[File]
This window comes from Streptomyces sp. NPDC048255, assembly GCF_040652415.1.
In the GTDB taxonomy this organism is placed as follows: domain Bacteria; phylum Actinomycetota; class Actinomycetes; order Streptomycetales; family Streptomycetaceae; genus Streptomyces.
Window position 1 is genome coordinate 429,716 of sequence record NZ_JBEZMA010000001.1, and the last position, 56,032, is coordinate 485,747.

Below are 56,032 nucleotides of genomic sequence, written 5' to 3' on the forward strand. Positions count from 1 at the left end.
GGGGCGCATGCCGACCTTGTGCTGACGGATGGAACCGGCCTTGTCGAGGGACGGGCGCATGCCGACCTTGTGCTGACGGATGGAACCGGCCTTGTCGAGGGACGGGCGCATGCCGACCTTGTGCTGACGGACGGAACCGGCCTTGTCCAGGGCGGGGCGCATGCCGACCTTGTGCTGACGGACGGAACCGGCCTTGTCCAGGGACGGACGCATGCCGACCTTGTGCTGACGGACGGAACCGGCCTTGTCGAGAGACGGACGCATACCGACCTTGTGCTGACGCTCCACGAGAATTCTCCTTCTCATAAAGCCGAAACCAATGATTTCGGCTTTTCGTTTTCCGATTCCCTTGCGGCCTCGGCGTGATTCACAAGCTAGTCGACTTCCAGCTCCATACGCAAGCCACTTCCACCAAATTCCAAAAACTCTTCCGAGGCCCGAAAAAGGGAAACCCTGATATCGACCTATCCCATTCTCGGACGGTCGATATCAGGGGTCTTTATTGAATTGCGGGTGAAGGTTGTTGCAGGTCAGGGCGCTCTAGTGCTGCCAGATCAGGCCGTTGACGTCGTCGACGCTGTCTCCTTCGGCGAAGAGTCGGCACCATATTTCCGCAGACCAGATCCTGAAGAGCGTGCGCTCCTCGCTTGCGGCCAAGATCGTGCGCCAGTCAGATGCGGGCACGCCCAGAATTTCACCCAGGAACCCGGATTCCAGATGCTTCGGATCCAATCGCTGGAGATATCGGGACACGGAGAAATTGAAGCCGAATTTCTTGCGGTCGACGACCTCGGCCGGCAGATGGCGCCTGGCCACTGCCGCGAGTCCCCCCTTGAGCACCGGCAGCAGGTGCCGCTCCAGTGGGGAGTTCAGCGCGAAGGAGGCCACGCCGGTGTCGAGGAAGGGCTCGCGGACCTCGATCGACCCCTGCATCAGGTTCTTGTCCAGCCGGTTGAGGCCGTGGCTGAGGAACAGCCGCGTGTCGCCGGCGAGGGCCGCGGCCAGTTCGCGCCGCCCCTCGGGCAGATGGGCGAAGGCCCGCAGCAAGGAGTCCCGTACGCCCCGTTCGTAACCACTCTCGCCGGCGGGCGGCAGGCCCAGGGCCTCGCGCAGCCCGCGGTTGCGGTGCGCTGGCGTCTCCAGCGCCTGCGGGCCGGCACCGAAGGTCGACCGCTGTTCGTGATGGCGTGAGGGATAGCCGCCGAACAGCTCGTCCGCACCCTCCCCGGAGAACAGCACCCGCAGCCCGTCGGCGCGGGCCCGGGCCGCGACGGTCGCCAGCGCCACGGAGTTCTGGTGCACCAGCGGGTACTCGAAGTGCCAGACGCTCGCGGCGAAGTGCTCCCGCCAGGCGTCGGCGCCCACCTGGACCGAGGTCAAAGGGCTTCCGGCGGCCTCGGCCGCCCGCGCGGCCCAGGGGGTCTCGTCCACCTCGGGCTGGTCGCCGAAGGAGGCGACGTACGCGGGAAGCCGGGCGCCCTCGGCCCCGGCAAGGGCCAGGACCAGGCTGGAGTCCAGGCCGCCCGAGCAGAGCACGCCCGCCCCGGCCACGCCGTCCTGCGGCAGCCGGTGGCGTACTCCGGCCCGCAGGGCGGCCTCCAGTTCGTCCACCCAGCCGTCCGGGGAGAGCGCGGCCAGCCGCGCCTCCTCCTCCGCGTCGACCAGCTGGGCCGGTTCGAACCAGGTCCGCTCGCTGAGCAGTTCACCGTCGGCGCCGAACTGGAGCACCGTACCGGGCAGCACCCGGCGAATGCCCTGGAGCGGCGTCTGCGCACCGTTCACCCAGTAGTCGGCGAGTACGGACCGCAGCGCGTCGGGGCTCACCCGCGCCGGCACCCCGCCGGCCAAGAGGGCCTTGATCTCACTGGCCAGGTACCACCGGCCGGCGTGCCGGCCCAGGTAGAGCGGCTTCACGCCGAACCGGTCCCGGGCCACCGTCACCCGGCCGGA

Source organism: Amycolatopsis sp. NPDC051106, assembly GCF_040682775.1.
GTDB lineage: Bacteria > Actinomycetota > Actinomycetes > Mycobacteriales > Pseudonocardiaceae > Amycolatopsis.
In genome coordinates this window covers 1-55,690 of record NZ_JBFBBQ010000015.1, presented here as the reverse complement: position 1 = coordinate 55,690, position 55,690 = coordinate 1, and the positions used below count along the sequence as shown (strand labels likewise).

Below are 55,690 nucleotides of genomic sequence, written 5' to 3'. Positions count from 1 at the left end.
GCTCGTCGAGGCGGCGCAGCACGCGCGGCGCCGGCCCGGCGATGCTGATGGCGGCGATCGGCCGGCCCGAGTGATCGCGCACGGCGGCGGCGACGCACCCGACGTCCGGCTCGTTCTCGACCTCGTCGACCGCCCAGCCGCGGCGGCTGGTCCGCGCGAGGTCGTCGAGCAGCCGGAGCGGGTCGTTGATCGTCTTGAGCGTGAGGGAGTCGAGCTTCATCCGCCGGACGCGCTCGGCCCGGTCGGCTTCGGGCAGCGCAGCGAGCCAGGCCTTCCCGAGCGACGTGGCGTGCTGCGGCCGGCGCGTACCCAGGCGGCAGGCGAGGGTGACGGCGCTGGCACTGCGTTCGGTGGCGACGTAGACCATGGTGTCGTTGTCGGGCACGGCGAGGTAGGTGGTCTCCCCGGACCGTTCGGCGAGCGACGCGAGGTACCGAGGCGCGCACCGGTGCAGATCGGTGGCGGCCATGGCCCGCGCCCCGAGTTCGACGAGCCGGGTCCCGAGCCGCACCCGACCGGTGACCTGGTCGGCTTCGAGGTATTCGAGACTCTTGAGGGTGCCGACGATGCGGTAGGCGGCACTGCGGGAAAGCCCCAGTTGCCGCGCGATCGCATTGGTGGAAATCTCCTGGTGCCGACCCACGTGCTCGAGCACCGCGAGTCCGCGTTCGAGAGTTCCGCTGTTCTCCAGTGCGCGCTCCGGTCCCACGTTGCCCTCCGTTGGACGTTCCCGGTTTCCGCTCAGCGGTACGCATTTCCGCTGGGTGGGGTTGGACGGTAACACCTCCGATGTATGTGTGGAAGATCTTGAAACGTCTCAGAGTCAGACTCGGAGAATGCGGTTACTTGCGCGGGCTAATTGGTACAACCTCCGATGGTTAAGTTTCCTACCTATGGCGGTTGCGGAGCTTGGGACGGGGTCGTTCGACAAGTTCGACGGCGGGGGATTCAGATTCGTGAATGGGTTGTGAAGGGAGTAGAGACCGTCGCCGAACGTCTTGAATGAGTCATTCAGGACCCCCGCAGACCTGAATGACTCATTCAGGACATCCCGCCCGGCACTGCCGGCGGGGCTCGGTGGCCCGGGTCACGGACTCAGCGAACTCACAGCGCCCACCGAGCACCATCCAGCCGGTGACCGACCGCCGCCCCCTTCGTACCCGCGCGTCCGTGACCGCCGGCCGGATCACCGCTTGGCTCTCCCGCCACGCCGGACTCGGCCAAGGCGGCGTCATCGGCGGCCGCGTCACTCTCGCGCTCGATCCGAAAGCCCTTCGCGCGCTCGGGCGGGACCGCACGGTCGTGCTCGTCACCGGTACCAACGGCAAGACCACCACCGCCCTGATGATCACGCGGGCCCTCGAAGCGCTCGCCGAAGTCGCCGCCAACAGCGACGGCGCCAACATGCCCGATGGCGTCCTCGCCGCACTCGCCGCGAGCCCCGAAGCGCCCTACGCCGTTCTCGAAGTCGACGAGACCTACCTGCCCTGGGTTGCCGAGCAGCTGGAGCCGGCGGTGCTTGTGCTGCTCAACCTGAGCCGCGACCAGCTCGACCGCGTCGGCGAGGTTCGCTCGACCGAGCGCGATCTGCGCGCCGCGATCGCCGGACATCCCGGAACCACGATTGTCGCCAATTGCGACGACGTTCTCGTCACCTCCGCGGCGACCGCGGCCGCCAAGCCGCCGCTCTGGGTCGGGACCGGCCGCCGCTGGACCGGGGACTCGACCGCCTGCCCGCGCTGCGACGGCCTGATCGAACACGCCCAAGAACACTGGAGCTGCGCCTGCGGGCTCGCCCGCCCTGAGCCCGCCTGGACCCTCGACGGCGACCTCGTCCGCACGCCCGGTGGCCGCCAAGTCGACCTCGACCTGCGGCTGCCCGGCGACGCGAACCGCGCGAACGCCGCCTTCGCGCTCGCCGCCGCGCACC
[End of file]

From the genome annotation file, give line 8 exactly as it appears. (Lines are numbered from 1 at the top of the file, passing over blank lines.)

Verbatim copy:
In genome coordinates this window covers 1-55,690 of record NZ_JBFBBQ010000015.1, presented here as the reverse complement: position 1 = coordinate 55,690, position 55,690 = coordinate 1, and the positions used below count along the sequence as shown (strand labels likewise).